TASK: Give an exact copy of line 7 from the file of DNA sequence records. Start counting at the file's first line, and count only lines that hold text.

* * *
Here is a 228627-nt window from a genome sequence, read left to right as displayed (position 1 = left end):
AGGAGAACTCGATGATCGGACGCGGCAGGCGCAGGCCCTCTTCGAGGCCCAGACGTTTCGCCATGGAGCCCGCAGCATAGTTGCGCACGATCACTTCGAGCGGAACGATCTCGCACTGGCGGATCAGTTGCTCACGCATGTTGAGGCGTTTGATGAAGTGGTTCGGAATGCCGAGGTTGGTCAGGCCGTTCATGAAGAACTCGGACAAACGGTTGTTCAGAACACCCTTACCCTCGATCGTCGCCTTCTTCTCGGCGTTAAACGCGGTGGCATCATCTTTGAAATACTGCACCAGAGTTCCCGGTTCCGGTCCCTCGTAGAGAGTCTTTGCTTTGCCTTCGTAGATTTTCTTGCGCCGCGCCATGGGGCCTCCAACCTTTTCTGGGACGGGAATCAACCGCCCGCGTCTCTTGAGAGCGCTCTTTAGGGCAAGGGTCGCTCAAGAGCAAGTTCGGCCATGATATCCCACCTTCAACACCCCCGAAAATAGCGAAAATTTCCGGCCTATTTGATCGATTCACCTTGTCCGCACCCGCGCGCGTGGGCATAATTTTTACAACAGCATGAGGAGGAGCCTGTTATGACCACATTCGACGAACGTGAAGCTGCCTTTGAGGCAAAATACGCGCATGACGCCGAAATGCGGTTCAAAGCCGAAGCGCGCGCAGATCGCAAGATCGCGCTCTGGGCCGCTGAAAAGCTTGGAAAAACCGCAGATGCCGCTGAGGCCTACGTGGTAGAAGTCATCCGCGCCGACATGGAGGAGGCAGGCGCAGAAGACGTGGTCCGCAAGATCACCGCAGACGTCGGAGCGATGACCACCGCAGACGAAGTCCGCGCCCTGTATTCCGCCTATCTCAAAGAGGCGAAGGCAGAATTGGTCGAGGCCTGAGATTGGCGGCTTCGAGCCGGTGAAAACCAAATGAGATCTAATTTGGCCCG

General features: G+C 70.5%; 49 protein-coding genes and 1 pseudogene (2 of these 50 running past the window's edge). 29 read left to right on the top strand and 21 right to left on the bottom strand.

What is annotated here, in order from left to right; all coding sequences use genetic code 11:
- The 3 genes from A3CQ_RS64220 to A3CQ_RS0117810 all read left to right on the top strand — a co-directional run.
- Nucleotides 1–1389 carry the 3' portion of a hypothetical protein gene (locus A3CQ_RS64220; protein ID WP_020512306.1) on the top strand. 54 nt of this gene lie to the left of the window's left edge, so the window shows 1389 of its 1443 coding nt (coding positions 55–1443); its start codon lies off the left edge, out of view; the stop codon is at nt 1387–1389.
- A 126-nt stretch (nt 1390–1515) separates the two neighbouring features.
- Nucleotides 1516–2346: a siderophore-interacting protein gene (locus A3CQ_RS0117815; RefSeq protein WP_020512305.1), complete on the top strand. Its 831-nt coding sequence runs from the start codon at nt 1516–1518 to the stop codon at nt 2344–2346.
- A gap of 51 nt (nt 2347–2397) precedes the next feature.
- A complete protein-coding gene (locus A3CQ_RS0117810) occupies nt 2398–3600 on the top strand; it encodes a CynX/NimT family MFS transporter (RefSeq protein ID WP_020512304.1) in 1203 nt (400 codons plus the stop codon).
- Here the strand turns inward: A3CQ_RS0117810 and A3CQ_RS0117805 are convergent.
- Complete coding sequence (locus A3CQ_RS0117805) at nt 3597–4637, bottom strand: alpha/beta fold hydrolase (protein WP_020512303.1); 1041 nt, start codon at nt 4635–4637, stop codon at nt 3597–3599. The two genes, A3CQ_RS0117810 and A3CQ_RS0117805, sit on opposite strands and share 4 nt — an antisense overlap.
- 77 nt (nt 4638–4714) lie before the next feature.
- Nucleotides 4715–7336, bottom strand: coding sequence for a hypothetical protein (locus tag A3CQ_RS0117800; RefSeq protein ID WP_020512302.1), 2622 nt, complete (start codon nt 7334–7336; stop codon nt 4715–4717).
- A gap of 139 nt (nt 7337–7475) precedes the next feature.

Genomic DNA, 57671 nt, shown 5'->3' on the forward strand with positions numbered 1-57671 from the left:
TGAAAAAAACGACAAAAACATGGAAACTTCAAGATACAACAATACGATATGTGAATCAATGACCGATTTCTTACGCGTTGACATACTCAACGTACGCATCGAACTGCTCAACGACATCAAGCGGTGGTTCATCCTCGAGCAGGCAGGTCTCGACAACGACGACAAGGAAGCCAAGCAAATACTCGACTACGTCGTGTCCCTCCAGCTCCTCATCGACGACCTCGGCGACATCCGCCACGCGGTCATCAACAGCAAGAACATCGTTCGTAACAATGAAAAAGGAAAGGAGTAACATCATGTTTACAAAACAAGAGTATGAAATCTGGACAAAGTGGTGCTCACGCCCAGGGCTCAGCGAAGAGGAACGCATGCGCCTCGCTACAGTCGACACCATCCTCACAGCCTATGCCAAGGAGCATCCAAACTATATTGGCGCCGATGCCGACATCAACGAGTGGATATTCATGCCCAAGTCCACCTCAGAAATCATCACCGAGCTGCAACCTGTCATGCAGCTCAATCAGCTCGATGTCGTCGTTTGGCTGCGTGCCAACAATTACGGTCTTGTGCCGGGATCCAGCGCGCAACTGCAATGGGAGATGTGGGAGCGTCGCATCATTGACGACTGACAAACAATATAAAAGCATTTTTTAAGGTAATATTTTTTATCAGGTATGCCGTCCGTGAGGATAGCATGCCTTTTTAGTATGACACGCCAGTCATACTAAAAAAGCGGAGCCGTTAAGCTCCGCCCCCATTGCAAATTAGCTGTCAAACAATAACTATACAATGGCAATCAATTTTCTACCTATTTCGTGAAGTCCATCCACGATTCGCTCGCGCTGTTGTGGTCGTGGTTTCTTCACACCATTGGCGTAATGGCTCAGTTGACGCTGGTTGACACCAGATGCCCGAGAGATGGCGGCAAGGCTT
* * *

- A 126-nt stretch (nt 1390–1515) separates the two neighbouring features.